Melon Aphid

Aphis gossypii

Melon Aphid, Cotton Aphid, Melon and Cotton Aphid, Betelvine Aphid, Cucurbits Aphid, Green Aphis, Greenfly

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A close up image of cotton and melon aphids Aphis gossypii on a cotton leaf
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Aphis gossypii is a tiny, soft-bodied insect, that belongs to the True Bug insect order (Hemiptera). They're closely related to Scale and Mealybug insects; and like these, they suck the sap from plants. These aphids are a common garden problem in warmer climates, whereas towards the Northern hemisphere they can only persist in greenhouses.
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Traits

Aphids can team up with ants which make the infestation worse.
An abundant food resource for predatory insects such as parasitic wasps.

Appearance

Adults: Grown adults are small (only reaching 2mm). They have two main forms: a larger green adult; or a smaller yellow one. They can either be winged or wingless. They are often seen in large groups near the tips of plants, where new growth is most prominent. Nymphs: Just like the adults, but much smaller.

Symptoms

Copious amounts of honeydew may be evident near the site aphids are present. Honeydew can encourage the growth of black mould, so this may be notable too. Damage seldom permanent. Plants may begin to wilt and die back. Ants may be found near or on the infested plants.

Activity

Diurnal

Personality

Order

Hemiptera

Family

Aphididae

Metamorphosis

Incomplete

Distribution

Worldwide

Biological treatment

These aphids provide an abundance of food for wildlife active during autumn. General good housekeeping can help prevent any insect pest infestation. Before planting, be mindful of the space you leave between crops and shrubs. Weeds and plant debris can facilitate a bad pest infestation. Planting strong-smelling herbs such as basil, chive and mint are believed to deter aphid activity. Aphids aggregate in areas of new growth, so be sure to check in all the nooks of plants. Aphids can also be treated with a strong jet of water to dislodge them from the plant; or, a light, soapy mixture applied to the plant or even just squashing them. A mixture of tomato leaf and distilled water is believed to deter aphids. Once the leaves are drained, dilute the remaining mix with 1-2 cups of water. Tomato plants contain the same allergens as nightshade. It's not advised to use this method if allergic to nightshade. Aphids can sometimes attract ants to the infested area because of the honeydew they produce. An ant colony will protect aphids so they can farm their honeydew. Placing ant traps near infested plants will help to prevent any secondary infestations. Aphids possess an array of natural enemies (ladybirds, wasps and lacewings, to name a few!). These can be attracted into the garden by planting a selection of indigenous plants, incorporating an insect hotel, or by letting some parts of the garden grow wild.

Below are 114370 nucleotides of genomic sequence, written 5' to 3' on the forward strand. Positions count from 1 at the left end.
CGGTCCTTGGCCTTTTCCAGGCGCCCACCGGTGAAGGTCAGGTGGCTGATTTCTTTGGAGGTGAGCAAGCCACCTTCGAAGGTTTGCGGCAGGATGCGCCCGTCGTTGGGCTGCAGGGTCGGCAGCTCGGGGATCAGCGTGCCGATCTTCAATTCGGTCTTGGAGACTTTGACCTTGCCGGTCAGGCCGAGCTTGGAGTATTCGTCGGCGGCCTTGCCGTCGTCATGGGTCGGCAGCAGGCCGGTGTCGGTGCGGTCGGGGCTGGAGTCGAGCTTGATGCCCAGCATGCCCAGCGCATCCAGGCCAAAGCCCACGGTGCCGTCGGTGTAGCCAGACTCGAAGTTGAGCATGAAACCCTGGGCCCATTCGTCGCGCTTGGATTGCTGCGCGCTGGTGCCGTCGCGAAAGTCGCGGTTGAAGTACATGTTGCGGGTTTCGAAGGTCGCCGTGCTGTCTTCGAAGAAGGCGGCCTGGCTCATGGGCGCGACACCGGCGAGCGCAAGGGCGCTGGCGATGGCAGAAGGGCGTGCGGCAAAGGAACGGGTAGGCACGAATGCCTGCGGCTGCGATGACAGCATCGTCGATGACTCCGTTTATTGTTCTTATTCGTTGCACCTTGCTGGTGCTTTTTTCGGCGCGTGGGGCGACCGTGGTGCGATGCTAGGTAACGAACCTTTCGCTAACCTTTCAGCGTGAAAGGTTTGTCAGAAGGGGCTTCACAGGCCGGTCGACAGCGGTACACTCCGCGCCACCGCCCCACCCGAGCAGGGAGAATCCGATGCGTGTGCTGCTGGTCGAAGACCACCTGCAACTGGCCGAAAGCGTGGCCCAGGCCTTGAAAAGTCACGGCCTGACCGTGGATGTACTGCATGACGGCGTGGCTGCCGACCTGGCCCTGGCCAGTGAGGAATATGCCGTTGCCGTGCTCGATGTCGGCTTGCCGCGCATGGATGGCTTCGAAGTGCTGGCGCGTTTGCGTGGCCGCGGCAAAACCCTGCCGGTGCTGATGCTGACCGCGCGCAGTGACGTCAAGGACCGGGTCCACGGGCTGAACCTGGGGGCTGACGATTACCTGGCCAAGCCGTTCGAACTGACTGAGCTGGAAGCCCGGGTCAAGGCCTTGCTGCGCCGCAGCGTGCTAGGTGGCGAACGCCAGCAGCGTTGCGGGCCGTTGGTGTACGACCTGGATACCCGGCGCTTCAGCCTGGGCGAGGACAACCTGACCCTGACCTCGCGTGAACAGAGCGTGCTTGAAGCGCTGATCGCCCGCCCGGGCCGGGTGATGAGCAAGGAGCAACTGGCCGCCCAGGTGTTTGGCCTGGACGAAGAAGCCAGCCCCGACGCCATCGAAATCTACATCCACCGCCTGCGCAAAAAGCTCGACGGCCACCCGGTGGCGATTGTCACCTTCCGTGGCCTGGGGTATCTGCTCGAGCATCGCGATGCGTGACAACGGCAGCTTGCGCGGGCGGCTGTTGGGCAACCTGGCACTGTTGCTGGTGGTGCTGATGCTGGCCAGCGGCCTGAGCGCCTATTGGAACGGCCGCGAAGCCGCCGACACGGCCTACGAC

Chemical treatment

Wherever possible, aphids should be tolerated on plants because they are food for other wildlife. Aphid populations tend to peak during spring, but die off when natural enemies become more apparent later in the summer. Assess the level of damage for the time of year before taking action with chemicals. When using chemicals, it’s always best to act when nymphs (immature aphids) are most active, which tends to be in the spring (and sometimes late summer). Assess the plants' size. Full pesticide coverage for trees and large shrubs is expensive, if not impossible, to achieve. Apply pesticides before flowering occurs. Sprays can be indiscriminate killers, killing the useful insects as well as the bad. Contact insecticides containing natural plant oils can be more environmentally benign than synthetic pesticides. Look out for products containing natural pyrethrums, fatty acids and plant oils. Synthetic pyrethroids that are available for home use include ingredients: Deltamethrin, lambda-cyhalothrin and cypermethrin. These possess a stronger mode of action, persisting in the environment for longer periods. They can be applied less frequently.

Attracts

These aphids could be found on any plant within the Cucurbitaceae, Rutaceae and Malvaceae families.

Repels

These aphids have several natural enemies, including a handful of parasitic wasps.
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